Incidents of rape have increased 20 percent in last two years as current law fails to criminalise domestic sex attacks.
Source: Al Jazeera
Colombo, Sri Lanka – Recent allegations that a naval officer in the northern city of Jaffna raped an 11-year-old girl have cast a spotlight on the growing problem of sexual violence in Sri Lanka.
According to police statistics, incidents of rape have increased by nearly 20 percent in the last two years, with 4,393 cases registered during 2012-2014 as compared to 3,624 in 2010-2012.
In the Jaffna case, police confirmed they had apprehended and brought before the courts a suspect attached to the navy, but refused to comment further.
“While this particular case has received significant media attention, thousands of others do not,” said professor Savithri Fernando, who counsels victims of sexual abuse.
“Sexual abuse is rampant,” she told Al Jazeera citing the Asian Human Rights Council research on rape in the island nation.
Preethi (name changed) said she was raped while working in a garment factory in the capital, Colombo. A few male supervisors at the factory treated the mostly female staff as “personal attendants”, she told Al Jazeera, adding that the verbal abuse led her to lodge a formal complaint with factory authorities.
“An inquiry was held, but many women employees refused to comment against these men. Finally they decided to transfer me to another section,” she said.
“It was a week later that two of the men who I had lodged a complaint against raped me,” she told Al Jazeera. Preethi said she was afraid to report the incident for fear of losing her job, although she left the factory several months later.
“I am in search of new work, but I am afraid to take a job at another garment factory. There is no protection for women,” she said. “I was not the first to be raped and I am scared that it will happen again.”
Buddhika Fernando, manager of the Star Clothes Merchants where Preethi worked, told Al Jazeera that it was an internal matter and “was dealt with”, refusing to comment further.
Poor conviction rates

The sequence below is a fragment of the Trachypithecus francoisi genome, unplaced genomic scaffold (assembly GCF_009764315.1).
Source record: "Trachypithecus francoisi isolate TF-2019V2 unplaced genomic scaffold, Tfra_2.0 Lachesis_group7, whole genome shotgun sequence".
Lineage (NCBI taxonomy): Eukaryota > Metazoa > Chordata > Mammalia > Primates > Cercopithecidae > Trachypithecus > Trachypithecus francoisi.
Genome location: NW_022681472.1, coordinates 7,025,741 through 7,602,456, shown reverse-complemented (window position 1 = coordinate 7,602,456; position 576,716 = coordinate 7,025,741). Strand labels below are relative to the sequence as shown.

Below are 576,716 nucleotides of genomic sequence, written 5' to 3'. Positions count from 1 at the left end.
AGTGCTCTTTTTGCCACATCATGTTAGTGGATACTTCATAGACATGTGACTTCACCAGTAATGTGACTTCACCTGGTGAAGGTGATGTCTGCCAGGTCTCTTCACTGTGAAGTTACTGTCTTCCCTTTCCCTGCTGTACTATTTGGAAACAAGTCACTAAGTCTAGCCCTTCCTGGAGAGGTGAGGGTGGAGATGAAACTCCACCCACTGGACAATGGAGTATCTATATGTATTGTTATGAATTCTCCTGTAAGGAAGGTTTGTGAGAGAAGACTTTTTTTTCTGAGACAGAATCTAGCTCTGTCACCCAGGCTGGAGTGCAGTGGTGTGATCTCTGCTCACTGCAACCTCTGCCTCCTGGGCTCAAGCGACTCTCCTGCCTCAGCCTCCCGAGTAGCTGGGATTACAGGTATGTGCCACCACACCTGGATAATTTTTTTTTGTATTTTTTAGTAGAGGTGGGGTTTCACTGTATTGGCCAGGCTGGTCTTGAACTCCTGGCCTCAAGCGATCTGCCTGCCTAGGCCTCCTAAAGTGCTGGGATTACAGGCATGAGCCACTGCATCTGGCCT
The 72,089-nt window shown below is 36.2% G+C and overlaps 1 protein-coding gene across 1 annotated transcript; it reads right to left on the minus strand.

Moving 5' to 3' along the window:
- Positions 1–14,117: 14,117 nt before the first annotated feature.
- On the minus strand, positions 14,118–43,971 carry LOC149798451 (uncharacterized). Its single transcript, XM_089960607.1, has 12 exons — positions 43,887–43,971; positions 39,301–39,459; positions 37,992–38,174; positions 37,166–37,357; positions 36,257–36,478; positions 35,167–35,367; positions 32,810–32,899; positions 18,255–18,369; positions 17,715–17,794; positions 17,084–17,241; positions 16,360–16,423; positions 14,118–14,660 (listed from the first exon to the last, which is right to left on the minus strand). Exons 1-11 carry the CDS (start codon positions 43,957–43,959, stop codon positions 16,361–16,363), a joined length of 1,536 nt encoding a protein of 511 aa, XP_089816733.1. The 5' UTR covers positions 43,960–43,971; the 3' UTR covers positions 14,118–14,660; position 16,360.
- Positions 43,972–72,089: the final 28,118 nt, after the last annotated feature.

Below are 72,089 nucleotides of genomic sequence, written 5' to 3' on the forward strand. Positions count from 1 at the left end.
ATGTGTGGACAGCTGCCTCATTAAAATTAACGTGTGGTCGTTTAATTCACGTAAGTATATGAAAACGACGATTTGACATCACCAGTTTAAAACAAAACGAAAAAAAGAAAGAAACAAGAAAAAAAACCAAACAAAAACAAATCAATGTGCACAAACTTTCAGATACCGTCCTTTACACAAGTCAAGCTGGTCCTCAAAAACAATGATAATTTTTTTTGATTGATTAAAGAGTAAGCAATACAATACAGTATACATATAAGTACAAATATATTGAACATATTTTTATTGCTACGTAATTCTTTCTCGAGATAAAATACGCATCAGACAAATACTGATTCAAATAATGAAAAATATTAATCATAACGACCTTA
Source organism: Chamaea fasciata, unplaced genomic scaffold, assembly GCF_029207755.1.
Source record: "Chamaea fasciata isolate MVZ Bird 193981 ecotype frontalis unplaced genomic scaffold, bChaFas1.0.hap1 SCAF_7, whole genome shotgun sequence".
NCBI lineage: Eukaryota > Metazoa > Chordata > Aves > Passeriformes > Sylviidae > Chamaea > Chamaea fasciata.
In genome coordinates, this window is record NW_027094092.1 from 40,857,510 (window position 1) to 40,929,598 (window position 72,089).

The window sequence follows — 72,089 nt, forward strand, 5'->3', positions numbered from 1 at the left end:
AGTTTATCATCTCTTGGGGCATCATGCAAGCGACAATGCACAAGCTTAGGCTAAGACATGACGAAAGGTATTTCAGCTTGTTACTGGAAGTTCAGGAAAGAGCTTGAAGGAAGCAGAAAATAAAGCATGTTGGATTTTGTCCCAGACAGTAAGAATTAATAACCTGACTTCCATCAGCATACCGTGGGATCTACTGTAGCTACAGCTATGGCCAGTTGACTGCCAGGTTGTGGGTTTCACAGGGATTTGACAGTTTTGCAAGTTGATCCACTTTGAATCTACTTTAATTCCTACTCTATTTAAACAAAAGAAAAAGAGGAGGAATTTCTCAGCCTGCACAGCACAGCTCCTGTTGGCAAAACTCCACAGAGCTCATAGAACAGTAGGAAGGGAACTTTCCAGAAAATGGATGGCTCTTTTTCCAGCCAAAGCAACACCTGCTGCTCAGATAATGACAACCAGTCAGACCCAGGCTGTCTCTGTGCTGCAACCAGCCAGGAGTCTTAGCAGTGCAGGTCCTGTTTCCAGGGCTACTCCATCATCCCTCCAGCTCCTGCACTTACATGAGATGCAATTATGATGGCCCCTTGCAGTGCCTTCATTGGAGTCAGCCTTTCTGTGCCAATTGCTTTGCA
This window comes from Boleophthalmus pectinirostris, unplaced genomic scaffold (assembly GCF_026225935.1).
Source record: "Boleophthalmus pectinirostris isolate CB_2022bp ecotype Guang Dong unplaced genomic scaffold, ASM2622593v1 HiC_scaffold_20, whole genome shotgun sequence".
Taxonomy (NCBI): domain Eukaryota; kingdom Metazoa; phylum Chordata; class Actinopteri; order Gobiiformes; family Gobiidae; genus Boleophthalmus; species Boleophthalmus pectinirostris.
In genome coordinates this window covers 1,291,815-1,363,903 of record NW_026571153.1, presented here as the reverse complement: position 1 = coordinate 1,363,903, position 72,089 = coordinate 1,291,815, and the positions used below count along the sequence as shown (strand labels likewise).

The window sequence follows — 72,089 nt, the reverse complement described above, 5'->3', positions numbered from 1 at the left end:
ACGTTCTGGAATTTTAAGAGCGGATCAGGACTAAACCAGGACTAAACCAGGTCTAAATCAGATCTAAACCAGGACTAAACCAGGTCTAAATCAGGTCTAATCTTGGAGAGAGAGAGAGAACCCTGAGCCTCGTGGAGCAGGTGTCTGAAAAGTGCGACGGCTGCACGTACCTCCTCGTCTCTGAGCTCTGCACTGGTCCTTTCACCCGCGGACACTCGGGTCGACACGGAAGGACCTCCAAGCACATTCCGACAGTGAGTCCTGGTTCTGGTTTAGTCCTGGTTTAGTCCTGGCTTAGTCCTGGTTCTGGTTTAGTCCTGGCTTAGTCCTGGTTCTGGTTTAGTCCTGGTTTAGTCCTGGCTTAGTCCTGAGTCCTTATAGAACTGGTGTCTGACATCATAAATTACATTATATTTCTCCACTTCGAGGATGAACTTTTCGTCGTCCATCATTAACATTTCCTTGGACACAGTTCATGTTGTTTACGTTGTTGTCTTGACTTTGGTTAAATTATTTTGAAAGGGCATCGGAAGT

According to a 2013 UN Survey, which explored violence against women throughout the Asia-Pacific region, nearly 15 percent of Sri Lankan men said they had committed rape. Of those, 65 percent said they had done so on more than one occasion. But of all the men surveyed, only five percent said they had been arrested and jailed for their crimes.
Accoding to article 365 of the country’s penal code, those found guilty of grave sexual abuse can face rigorous imprisonment. Perpetrators can be jailed for up to 20 years and must pay compensation to the victim.
“Cultural norms in Sri Lanka have contributed to the unwillingness of sexual-abuse victims to report these crimes,” said Fernando, who teaches at the University of Colombo. “Very often, a woman will be shunned by her local community when they learn of such an act,” she said. “If a woman is unmarried, it will be near impossible for her to find a husband if it becomes public knowledge.”
Police spokesperson, Ajith Rohana, told Al Jazeera that police have established a children’s and women’s bureau to investigate acts of sexual violence. He could not confirm the frequency of rapes in Sri Lanka, but noted: “Any time a rape is reported, we immediately investigate and arrest the perpetrators, who will then be produced before the courts.”
Fernando says existing laws in the country have encouraged domestic sexual violence, noting it is not illegal in Sri Lanka for a person to rape their spouse.
Many rapes in the country occur between spouses, leaving the victims with no legal protection, she said.The penal code in Sri Lanka only criminalises marital rape if the wife and husband are legally separated. Otherwise it is not recognised as a crime.
One woman who spoke to Al Jazeera on condition of anonymity said she was raped by her husband, a part-time labourer, on several occasions.
“Our finances are tight and often he resorts to alcohol when he cannot find work. When he is drunk he attacks me,” she said.
“I must now either divorce him or endure this, [but] if I divorce my husband I will be forced to leave my home… I have little work here and do not think I can get any elsewhere.”
In April, Sri Lanka’s Minister for Child Development and Women’s Affairs, Tissa Karalliyadda, proposed that a rapist be bound by law to marry their victim, provided the victim consented in court. Karalliyadda told Al Jazeera that this would “discourage perpetrators from such acts, and of course the victim had the option to refuse to marry”.
He has also proposed tougher sentences for rapists, though the proposal has yet to come before parliament.
But Sepali Kottegoda, the executive director of the feminist group Women and Media Collective, said such a law would not “dissuade” rapists.
“No victim would want to marry a person who has sexually abused them. It will amount to nothing,” Kottegoda told Al Jazeera, adding the minister should resign for suggesting such an anti-rape law.
“This is not the first such comment made by the minister. It demonstrates that he either does not take his job seriously or is unable to perform his duties effectively,” she said.